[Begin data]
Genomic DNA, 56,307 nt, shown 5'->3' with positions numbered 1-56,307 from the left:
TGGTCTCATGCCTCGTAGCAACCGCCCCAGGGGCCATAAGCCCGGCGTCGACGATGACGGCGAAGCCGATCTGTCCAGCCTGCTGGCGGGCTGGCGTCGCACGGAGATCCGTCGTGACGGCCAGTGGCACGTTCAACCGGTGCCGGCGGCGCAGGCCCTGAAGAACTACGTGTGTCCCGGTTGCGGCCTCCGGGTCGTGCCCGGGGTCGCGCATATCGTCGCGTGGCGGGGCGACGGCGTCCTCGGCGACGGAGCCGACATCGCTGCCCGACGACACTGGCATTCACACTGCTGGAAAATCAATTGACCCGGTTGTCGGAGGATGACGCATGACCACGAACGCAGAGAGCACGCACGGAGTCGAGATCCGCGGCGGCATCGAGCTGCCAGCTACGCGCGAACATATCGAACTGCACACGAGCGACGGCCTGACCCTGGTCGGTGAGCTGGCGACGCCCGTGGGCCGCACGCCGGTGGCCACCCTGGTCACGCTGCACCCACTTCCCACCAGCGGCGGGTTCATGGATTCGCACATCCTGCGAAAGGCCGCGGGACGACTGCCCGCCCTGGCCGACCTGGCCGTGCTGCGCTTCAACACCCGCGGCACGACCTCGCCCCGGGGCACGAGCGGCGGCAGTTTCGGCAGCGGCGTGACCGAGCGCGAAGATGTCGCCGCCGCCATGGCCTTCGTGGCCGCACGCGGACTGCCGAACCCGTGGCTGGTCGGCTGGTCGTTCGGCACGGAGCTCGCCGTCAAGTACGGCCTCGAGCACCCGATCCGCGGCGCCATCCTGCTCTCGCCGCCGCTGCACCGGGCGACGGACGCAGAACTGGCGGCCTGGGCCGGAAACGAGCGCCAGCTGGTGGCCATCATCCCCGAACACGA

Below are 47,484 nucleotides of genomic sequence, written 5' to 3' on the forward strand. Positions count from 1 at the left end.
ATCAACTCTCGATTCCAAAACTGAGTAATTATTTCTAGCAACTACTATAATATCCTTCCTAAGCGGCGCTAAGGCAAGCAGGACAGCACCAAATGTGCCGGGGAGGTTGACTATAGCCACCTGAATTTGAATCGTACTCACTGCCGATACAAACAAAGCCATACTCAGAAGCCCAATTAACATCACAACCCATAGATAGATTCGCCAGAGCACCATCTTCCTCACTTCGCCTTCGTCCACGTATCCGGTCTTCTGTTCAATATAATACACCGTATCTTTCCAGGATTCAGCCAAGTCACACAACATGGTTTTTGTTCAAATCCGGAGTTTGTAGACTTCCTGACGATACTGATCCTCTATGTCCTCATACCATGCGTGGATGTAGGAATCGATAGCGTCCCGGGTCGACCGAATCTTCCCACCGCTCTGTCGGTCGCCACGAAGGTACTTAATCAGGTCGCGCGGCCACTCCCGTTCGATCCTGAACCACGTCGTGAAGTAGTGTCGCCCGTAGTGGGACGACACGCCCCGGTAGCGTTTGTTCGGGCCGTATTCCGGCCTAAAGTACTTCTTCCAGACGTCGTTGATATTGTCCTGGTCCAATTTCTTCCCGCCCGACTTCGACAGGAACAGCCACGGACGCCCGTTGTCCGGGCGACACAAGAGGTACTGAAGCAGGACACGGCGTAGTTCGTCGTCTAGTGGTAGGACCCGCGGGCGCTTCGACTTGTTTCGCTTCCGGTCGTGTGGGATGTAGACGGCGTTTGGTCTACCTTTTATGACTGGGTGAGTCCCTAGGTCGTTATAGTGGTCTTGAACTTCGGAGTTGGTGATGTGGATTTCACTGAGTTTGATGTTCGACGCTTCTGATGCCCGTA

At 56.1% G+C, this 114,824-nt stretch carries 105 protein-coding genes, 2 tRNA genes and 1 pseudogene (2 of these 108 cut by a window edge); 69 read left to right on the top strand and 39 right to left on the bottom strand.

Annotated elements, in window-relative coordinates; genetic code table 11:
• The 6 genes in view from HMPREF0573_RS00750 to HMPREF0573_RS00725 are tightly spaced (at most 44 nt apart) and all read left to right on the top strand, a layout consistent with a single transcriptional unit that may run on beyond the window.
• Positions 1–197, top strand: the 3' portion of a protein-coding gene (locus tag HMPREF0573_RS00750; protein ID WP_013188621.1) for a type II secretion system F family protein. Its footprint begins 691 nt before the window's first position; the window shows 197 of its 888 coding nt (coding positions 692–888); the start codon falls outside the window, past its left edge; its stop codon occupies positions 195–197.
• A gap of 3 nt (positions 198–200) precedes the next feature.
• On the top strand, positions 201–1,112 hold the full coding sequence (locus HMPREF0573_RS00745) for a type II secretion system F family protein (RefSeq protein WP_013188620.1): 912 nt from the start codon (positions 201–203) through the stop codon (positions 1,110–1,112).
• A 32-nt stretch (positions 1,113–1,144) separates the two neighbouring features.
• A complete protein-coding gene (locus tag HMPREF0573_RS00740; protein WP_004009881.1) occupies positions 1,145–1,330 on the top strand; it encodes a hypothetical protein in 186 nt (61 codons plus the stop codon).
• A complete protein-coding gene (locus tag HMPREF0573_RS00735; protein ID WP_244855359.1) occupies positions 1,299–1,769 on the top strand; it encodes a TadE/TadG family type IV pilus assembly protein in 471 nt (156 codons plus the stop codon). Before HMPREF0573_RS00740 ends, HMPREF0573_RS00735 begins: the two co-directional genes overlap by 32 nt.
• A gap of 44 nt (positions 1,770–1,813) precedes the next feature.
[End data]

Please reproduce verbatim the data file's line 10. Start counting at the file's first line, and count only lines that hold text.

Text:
• On the top strand, positions 201–1,112 hold the full coding sequence (locus HMPREF0573_RS00745) for a type II secretion system F family protein (RefSeq protein WP_013188620.1): 912 nt from the start codon (positions 201–203) through the stop codon (positions 1,110–1,112).